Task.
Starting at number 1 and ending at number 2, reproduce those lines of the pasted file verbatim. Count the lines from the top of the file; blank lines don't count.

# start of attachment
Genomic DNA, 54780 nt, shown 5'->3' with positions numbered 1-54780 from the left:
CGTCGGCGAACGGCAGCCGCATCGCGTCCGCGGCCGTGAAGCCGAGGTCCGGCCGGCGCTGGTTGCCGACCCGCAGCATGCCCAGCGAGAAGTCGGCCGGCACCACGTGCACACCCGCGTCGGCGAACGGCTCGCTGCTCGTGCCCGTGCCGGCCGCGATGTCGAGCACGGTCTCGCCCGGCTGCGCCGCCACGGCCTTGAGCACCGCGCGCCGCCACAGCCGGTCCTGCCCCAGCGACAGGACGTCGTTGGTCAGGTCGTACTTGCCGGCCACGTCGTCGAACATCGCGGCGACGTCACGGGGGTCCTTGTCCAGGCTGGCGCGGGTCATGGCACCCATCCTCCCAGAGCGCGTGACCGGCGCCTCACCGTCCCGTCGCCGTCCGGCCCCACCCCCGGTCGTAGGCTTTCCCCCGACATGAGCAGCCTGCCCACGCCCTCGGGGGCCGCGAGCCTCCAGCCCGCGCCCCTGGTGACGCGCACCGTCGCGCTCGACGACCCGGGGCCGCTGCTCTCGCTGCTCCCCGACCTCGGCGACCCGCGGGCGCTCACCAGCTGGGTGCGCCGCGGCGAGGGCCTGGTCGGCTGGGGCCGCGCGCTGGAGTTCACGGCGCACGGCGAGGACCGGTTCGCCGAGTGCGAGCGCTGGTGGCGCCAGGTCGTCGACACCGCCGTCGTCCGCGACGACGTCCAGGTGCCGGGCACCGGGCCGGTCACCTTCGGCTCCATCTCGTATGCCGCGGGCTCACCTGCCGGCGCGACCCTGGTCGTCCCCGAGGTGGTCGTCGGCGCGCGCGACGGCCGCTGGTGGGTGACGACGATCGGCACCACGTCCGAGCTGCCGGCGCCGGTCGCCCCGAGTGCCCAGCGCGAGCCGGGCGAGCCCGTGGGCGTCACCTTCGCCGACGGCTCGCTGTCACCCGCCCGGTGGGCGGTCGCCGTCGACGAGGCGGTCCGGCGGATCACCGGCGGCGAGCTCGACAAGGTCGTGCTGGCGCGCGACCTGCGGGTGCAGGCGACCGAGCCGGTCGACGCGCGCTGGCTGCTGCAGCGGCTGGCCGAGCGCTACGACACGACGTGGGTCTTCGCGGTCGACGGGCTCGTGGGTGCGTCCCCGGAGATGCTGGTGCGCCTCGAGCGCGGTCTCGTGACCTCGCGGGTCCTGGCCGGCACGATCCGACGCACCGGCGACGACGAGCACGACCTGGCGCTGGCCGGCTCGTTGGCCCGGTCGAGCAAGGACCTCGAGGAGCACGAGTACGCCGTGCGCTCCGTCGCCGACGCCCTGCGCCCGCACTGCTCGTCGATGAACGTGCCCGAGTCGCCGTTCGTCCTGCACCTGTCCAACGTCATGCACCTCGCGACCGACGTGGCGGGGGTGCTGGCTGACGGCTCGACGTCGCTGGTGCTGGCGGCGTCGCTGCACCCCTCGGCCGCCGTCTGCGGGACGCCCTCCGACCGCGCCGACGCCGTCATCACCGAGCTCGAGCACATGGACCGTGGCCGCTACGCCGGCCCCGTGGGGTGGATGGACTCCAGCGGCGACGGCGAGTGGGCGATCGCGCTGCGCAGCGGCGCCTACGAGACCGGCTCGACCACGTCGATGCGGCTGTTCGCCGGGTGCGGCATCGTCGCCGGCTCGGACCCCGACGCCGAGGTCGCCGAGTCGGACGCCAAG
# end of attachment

Genomic DNA, 54780 nt, shown 5'->3' with positions numbered 1-54780 from the left:
CGTCGGCGAACGGCAGCCGCATCGCGTCCGCGGCCGTGAAGCCGAGGTCCGGCCGGCGCTGGTTGCCGACCCGCAGCATGCCCAGCGAGAAGTCGGCCGGCACCACGTGCACACCCGCGTCGGCGAACGGCTCGCTGCTCGTGCCCGTGCCGGCCGCGATGTCGAGCACGGTCTCGCCCGGCTGCGCCGCCACGGCCTTGAGCACCGCGCGCCGCCACAGCCGGTCCTGCCCCAGCGACAGGACGTCGTTGGTCAGGTCGTACTTGCCGGCCACGTCGTCGAACATCGCGGCGACGTCACGGGGGTCCTTGTCCAGGCTGGCGCGGGTCATGGCACCCATCCTCCCAGAGCGCGTGACCGGCGCCTCACCGTCCCGTCGCCGTCCGGCCCCACCCCCGGTCGTAGGCTTTCCCCCGACATGAGCAGCCTGCCCACGCCCTCGGGGGCCGCGAGCCTCCAGCCCGCGCCCCTGGTGACGCGCACCGTCGCGCTCGACGACCCGGGGCCGCTGCTCTCGCTGCTCCCCGACCTCGGCGACCCGCGGGCGCTCACCAGCTGGGTGCGCCGCGGCGAGGGCCTGGTCGGCTGGGGCCGCGCGCTGGAGTTCACGGCGCACGGCGAGGACCGGTTCGCCGAGTGCGAGCGCTGGTGGCGCCAGGTCGTCGACACCGCCGTCGTCCGCGACGACGTCCAGGTGCCGGGCACCGGGCCGGTCACCTTCGGCTCCATCTCGTATGCCGCGGGCTCACCTGCCGGCGCGACCCTGGTCGTCCCCGAGGTGGTCGTCGGCGCGCGCGACGGCCGCTGGTGGGTGACGACGATCGGCACCACGTCCGAGCTGCCGGCGCCGGTCGCCCCGAGTGCCCAGCGCGAGCCGGGCGAGCCCGTGGGCGTCACCTTCGCCGACGGCTCGCTGTCACCCGCCCGGTGGGCGGTCGCCGTCGACGAGGCGGTCCGGCGGATCACCGGCGGCGAGCTCGACAAGGTCGTGCTGGCGCGCGACCTGCGGGTGCAGGCGACCGAGCCGGTCGACGCGCGCTGGCTGCTGCAGCGGCTGGCCGAGCGCTACGACACGACGTGGGTCTTCGCGGTCGACGGGCTCGTGGGTGCGTCCCCGGAGATGCTGGTGCGCCTCGAGCGCGGTCTCGTGACCTCGCGGGTCCTGGCCGGCACGATCCGACGCACCGGCGACGACGAGCACGACCTGGCGCTGGCCGGCTCGTTGGCCCGGTCGAGCAAGGACCTCGAGGAGCACGAGTACGCCGTGCGCTCCGTCGCCGACGCCCTGCGCCCGCACTGCTCGTCGATGAACGTGCCCGAGTCGCCGTTCGTCCTGCACCTGTCCAACGTCATGCACCTCGCGACCGACGTGGCGGGGGTGCTGGCTGACGGCTCGACGTCGCTGGTGCTGGCGGCGTCGCTGCACCCCTCGGCCGCCGTCTGCGGGACGCCCTCCGACCGCGCCGACGCCGTCATCACCGAGCTCGAGCACATGGACCGTGGCCGCTACGCCGGCCCCGTGGGGTGGATGGACTCCAGCGGCGACGGCGAGTGGGCGATCGCGCTGCGCAGCGGCGCCTACGAGACCGGCTCGACCACGTCGATGCGGCTGTTCGCCGGGTGCGGCATCGTCGCCGGCTCGGACCCCGACGCCGAGGTCGCCGAGTCGGACGCCAAG